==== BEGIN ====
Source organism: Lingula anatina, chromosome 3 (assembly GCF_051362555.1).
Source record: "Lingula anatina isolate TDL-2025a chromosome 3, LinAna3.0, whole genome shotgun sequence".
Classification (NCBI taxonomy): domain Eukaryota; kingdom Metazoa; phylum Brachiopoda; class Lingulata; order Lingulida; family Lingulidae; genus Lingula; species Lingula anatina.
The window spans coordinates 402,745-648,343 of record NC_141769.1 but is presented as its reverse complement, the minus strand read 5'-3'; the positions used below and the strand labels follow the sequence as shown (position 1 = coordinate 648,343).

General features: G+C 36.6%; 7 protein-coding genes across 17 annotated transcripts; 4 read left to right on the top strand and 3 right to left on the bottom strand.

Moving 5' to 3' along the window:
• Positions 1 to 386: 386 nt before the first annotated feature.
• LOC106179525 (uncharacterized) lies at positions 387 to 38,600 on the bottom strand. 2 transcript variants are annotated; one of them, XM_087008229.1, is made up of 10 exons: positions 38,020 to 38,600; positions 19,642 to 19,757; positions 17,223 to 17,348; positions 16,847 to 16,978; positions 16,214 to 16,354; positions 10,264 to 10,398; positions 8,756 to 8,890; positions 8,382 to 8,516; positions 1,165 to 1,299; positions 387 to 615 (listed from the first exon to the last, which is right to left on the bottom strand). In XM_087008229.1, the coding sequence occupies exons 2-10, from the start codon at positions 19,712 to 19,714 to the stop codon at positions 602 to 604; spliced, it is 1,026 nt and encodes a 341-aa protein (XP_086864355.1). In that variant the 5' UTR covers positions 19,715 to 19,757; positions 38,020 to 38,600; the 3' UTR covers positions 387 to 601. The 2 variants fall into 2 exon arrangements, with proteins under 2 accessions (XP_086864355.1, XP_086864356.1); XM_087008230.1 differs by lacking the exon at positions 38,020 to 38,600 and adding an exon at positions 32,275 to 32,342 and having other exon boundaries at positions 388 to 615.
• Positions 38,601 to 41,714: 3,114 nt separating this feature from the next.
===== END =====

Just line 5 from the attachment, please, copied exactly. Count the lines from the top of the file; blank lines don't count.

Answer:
General features: G+C 36.6%; 7 protein-coding genes across 17 annotated transcripts; 4 read left to right on the top strand and 3 right to left on the bottom strand.